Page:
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verb en·tail \in-ˈtāl, en-\

Simple Definition of entail

  • : to have (something) as a part, step, or result

Source: Merriam-Webster's Learner's Dictionary

Full Definition of entail

  1. transitive verb
  2. 1 :  to restrict (property) by limiting the inheritance to the owner's lineal descendants or to a particular class thereof

  3. 2 a :  to confer, assign, or transmit (something) for an indefinitely long time :  to confer, assign, or transmit as if by entail <entailed on them indelible disgrace — Robert Browning> b :  to fix (a person) permanently in some condition or status <entail him and his heirs unto the crown — Shakespeare>

  4. 3 :  to impose, involve, or imply as a necessary accompaniment or result <the project will entail considerable expense>


play \-ˈtā-lər\ noun


play \-ˈtāl-mənt\ noun

Examples of entail in a sentence

  1. Pregnancy involves the bodily dependence of the unborn child on its mother; in many cases, it entails a significant physical burden. —Cathleen Kaveny, Commonweal, 4 May 2007

  2. … it was a Master Highlighter Event, a two-day guest appearance by one of Kinkade's specially trained assistants, who would highlight any picture bought during the event for free. Highlighting a picture is not that different from highlighting your hair: it entails stippling tiny bright dots of paint on the picture to give it more texture and luminescence. —Susan Orlean, New Yorker, 15 Oct. 2001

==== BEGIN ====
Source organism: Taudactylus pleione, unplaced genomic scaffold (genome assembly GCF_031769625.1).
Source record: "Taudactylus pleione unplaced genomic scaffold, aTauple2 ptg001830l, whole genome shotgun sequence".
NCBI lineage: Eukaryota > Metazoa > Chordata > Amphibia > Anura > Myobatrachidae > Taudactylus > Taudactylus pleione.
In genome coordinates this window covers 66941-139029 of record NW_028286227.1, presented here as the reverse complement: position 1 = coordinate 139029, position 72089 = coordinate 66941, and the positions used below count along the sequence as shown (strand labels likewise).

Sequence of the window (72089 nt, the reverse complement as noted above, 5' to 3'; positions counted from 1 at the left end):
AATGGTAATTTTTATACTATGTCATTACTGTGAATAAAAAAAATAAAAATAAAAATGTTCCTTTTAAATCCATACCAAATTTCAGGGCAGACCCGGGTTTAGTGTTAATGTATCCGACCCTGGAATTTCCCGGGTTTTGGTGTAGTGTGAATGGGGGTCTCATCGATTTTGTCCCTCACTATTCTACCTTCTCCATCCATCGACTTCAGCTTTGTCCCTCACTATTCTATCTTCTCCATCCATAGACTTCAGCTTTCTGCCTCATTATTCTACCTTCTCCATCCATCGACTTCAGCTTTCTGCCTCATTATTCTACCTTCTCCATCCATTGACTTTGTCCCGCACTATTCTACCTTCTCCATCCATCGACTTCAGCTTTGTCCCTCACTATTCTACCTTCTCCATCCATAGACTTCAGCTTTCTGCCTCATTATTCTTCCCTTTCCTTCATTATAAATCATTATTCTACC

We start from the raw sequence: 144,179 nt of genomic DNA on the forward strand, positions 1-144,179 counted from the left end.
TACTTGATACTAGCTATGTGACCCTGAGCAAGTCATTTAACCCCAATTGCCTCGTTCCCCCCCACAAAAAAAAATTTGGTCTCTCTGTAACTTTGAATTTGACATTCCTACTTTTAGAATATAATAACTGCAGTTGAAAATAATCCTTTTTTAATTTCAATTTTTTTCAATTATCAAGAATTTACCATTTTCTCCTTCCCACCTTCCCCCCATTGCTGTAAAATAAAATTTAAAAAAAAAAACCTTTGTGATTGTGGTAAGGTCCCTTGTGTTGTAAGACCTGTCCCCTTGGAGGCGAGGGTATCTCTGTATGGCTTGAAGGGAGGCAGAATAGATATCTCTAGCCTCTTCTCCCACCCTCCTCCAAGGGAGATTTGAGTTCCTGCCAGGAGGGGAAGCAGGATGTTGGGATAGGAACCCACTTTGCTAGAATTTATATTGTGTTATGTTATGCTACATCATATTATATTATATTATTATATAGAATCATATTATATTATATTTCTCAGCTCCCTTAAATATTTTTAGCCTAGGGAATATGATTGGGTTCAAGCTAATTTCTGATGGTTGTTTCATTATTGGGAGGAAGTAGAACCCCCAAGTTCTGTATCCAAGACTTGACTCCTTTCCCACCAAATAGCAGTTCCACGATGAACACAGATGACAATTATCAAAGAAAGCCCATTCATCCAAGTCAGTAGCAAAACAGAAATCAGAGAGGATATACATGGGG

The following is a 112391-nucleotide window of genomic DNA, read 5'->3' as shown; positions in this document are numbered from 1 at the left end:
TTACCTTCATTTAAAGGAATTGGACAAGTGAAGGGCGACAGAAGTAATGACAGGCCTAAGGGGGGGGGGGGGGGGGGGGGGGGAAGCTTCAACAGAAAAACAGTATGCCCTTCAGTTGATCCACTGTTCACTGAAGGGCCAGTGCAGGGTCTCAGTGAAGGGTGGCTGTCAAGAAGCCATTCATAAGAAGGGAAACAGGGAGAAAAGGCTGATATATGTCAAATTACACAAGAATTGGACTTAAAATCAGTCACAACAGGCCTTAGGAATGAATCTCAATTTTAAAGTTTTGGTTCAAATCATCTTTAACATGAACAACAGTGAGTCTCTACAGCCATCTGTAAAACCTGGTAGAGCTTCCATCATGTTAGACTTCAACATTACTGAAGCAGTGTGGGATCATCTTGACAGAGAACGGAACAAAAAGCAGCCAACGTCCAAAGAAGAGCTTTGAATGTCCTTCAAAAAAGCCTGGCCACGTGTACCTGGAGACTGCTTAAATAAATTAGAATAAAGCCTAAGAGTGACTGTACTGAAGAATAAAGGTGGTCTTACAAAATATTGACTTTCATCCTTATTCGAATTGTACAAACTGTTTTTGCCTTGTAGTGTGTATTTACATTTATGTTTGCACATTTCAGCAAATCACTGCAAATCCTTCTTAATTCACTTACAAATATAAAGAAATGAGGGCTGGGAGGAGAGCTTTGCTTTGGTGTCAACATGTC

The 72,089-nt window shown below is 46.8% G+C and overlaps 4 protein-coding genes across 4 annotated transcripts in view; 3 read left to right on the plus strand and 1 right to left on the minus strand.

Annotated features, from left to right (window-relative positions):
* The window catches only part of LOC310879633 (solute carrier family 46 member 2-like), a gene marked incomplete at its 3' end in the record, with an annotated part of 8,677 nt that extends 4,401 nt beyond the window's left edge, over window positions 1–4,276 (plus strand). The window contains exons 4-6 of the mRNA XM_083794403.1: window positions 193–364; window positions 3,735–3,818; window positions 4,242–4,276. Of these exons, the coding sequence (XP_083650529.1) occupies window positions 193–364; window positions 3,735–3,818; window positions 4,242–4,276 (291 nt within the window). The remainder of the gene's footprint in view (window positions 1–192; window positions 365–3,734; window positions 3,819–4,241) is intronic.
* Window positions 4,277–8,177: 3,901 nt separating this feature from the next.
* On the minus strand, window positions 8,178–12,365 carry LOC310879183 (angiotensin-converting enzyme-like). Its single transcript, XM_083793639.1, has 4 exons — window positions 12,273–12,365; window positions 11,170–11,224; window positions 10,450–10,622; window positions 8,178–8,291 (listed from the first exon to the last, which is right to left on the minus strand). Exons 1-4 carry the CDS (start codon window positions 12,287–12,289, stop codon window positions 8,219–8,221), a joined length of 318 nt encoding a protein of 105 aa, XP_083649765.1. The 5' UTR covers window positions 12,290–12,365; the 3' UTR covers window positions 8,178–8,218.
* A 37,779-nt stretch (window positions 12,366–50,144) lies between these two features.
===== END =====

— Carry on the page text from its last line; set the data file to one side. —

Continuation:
3. Life is a difficult and complicated enterprise. It entails joy but also suffering, gain but also loss, hope but also despair. —Neal Gabler, Life: The Movie, 1998

  4. Discourse is a social as well as an intellectual activity; it entails interaction between minds, and it revolves around something possessed in common. —David A. Hollinger, In the American Province, (1985) 1992

  5. He accepted the responsibility, with all that it entails.

  6. <a lavish wedding entails extensive planning and often staggering expense>

Origin and Etymology of entail

Middle English entailen, entaillen, from 1en- + taile, taille limitation — more at tail

First Known Use: 14th century



noun en·tail \ˈen-ˌtāl, in-ˈtāl\

Definition of entail

  1. 1 a :  a restriction especially of lands by limiting the inheritance to the owner's lineal descendants or to a particular class thereof b :  an entailed (see 1entail) estate

  2. 2 :  something transmitted as if by entail

Origin and Etymology of entail

(see 1entail)

First Known Use: 14th century

Law Dictionary



transitive verb en·tail \in-ˈtāl\

Legal Definition of entail

  1. :  to make (an estate in real property) a fee tail :  limit the descent of (real property) by restricting inheritance to specific descendants who cannot convey or transfer the property <estates are entailed entire on the eldest male heir — Benjamin Franklin>



Origin and Etymology of entail

Middle English entaillen, from en-, causative prefix + taille restriction on inheritance — see tail



noun en·tail

Legal Definition of entail

  1. 1 :  an act or instance of entailing real property; also :  the practice of entailing property <the repeal of the laws of entail would prevent the accumulation and perpetuation of wealth in select families — Thomas Jefferson> — see also De Donis Conditionalibus

  2. 2 :  an entailed estate in real property <if entails had not become barrable — Eileen Spring>

  3. 3 :  the fixed line of descent of an entailed estate

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having a blissful appearance

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